CFPL increased power on 980 kHz to10,000 watts (day) and 5000 watts (night). 


The CBC’s Trans-Canada and Dominion radio networks merged. CFPL remained an affiliate. 


By this time, Walter J. Blackburn was President of the London Free Press Printing Co. Ward Cornell was General Manager of CFPL, as well as hosting CBC Television’s Hockey Night in Canada. 


Walter Blackburn had planned in the early 1960’s to move CFPL-AM-FM and the London Free Press to new modern facilities. The plan called for the radio operations to move to the TV facility, south of the city. However, Blackburn changed his mind and kept the radio and newspaper operations downtown to prevent an exodus of business to the suburbs. It was this year that the Free Press and CFPL 980 and 95.9 moved to their new home at 369 York Street. 


Walter Blackburn’s son, Walter Jnr. died, and Walter Snr.’s younger daughter Martha became the heir apparent to the Blackburn organization. 


On March 1, CKNX-AM Radio in Wingham, Ontario, along with CKNX-TV, Television was sold to the Blackburn Group subsidiary, CFPL Broadcasting Ltd. CKNX-TV was having trouble attracting selective time to attract national accounts and it was hoped that with the ability to sell Wingham in conjunction with CFPL-TV, London, this situation would be improved. The London Free Press group also promised to air some French language programs on CKNX-TV from the CBC as it had done on CFPL-TV London.

With CFPL Broadcasting Ltd’s purchase of CKNX-AM-TV in Wingham, CKNX Broadcasting Ltd was created to operate the Wingham broadcasting units.

Before the end of the year, London Free Press Holdings Ltd. became 100% owned by the Blackburn family when they purchased the 25% interest held by Southam Newspapers.

Murray Brown of London was President of CFPL Broadcasting Ltd. and CKNX Broadcasting Ltd., and the General Manager for CKNX-AM-TV was now long-time staff member Ross Hamilton. He had been CKNX-TV’s sales manager.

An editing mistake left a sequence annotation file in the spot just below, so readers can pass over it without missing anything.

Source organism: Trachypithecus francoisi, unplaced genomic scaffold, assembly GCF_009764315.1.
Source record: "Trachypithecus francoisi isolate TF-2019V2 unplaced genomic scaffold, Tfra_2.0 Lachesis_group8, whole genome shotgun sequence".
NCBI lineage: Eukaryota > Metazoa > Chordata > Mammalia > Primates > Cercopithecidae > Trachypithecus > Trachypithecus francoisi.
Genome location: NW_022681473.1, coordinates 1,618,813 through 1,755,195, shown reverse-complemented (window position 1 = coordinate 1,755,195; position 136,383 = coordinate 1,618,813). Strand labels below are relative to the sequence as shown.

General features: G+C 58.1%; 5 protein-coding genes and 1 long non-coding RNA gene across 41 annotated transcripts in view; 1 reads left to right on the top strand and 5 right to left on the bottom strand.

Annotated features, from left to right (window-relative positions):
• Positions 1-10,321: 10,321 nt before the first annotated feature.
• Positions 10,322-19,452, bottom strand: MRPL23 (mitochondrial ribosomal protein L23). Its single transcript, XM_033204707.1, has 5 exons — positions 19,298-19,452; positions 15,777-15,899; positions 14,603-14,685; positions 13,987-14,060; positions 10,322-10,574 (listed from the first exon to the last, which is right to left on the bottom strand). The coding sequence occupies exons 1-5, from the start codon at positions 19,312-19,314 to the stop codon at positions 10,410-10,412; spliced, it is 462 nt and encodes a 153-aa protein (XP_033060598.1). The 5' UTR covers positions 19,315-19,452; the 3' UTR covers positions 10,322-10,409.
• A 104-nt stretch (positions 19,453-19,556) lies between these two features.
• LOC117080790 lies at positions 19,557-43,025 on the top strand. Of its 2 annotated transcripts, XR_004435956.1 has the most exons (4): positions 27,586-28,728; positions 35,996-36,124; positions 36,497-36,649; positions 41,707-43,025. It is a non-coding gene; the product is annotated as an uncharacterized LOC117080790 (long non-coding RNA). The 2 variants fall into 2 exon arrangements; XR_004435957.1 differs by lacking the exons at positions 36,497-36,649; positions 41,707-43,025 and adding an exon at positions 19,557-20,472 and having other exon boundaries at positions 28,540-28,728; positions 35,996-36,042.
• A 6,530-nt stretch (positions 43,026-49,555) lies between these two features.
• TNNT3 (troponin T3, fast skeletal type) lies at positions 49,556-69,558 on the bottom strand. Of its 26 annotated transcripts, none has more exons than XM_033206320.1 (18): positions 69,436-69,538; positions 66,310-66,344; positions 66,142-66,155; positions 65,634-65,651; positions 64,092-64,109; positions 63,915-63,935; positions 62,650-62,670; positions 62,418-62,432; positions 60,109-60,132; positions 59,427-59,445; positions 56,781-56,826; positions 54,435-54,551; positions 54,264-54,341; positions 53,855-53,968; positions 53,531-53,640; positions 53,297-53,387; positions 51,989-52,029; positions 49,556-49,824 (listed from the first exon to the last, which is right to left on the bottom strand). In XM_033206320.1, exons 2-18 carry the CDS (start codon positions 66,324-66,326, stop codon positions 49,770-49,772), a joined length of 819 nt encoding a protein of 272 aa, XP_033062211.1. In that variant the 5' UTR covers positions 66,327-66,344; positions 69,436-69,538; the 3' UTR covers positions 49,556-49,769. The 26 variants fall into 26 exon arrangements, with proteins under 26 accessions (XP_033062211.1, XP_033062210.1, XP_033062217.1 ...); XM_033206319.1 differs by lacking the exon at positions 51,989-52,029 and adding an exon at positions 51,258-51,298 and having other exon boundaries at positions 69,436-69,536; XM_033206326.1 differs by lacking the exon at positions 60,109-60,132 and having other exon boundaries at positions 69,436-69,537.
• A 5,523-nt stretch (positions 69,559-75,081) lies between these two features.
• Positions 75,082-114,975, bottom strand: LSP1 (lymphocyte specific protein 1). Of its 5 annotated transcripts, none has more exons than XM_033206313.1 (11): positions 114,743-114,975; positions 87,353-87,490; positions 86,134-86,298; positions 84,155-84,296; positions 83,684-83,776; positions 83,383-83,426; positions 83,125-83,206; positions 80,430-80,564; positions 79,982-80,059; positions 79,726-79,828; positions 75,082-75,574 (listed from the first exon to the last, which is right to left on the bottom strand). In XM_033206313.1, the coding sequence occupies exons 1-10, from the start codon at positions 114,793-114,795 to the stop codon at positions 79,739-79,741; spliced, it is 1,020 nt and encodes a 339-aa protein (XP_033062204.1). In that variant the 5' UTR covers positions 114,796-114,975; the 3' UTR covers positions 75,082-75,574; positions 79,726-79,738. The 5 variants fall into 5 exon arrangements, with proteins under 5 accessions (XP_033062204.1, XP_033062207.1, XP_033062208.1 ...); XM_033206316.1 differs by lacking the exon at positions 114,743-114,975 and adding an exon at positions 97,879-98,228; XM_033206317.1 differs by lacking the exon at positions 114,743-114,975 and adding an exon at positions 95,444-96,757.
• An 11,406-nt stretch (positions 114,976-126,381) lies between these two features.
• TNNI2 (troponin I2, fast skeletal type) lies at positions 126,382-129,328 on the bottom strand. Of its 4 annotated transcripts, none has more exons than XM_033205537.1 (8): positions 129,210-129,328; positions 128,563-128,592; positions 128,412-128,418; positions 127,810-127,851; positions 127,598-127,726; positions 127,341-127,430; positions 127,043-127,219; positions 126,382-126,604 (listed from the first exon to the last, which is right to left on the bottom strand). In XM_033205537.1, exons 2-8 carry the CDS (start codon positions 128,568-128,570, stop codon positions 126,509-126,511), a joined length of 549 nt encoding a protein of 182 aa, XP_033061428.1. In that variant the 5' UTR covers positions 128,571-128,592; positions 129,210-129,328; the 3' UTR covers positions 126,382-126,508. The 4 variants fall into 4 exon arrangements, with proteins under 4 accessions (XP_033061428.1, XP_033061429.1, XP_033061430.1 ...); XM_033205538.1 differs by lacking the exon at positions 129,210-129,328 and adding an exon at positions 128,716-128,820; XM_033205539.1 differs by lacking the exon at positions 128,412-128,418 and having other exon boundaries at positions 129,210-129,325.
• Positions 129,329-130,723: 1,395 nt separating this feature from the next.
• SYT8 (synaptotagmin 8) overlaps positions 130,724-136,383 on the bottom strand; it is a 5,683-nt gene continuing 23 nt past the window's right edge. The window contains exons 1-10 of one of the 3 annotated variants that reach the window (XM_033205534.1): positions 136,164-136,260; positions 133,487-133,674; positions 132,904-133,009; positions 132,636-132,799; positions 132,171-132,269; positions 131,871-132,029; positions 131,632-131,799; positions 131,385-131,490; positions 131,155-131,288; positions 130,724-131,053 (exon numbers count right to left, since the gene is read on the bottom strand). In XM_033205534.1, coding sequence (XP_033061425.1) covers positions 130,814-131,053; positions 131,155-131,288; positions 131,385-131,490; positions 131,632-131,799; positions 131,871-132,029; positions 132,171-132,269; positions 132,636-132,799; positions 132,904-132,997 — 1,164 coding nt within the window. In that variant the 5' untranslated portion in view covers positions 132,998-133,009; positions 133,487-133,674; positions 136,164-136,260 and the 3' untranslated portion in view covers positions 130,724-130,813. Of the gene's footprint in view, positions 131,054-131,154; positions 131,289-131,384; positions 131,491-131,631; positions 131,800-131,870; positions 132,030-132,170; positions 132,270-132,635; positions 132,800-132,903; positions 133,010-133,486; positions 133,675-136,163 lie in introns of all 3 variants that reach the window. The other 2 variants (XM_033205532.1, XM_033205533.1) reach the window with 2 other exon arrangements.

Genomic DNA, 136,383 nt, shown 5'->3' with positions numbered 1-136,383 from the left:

Martha Blackburn became controlling shareholder in the Blackburn group. 


CKNX Broadcasting Ltd. opened CKNX-FM, “FM 102″ on April 17. The station broadcast on a frequency of 101.7 MHz and had an effective radiated power of 22,000 watts. Studios and offices were in the CKNX Radio & Television building at 215 Carling. 


Martha Blackburn’s husband, Peter White, became President of the Blackburn Group. Walter Blackburn died on December 13th, and Martha Blackburn became Chairman of the Blackburn Group Inc. and Publisher of the London Free Press. 


London Free Press Holdings Ltd. and subsidiary CKNX Broadcasting Ltd., were merged into the Blackburn Group.

On April 11, the CRTC approved an application by CFPL Broadcasting Limited for a TV network licence for CFPL-TV London and CKNX-TV Wingham for the purpose of providing a microwave feed to distribute programs from London to Wingham for broadcast on CKNX-TV. This represented no change in the programming available to Wingham viewers, but an improvement over the practice of sending programs by video-tape.


Martha Blackburn purchased her sister’s shares in the Blackburn Group, and thereby owned 100% of the stock. 


C. Ross Hamilton retired September 1. He had been president of CKNX Broadcasting Ltd. He was replaced by Robert Elsden who was also president of co-owned CFPL-TV in London. A. N. (Al) Skelton, former manager of CKNX-TV, was appointed vice-president and general manager, responsible for the day-to-day operations of the company.

Approval of applications by CFPL Broadcasting Ltd. and CKNX Broadcasting Ltd. to disaffiliate their television stations from the CBC Television Network was granted. As a result, the CBC was granted the establishment of rebroadcast transmitters of CBLT Toronto to replace the signals of CFPL and CKNX. The disaffiliation of the stations took place August 31, and the replacement CBC stations began broadcasting.


On September 28, an application by CFPL Broadcasting Ltd. to purchase CHCH-TV Hamilton from Maclean-Hunter Ltd. was denied. The trio of CHCH, CFPL and CKNX would have formed a mini-network. CFPL and CHCH had worked together over the years in areas such as program acquisition and news, so they already had a good working relationship. The CRTC gave Maclean-Hunter until March 28 (1990) to either keep CHCH-TV or find another buyer.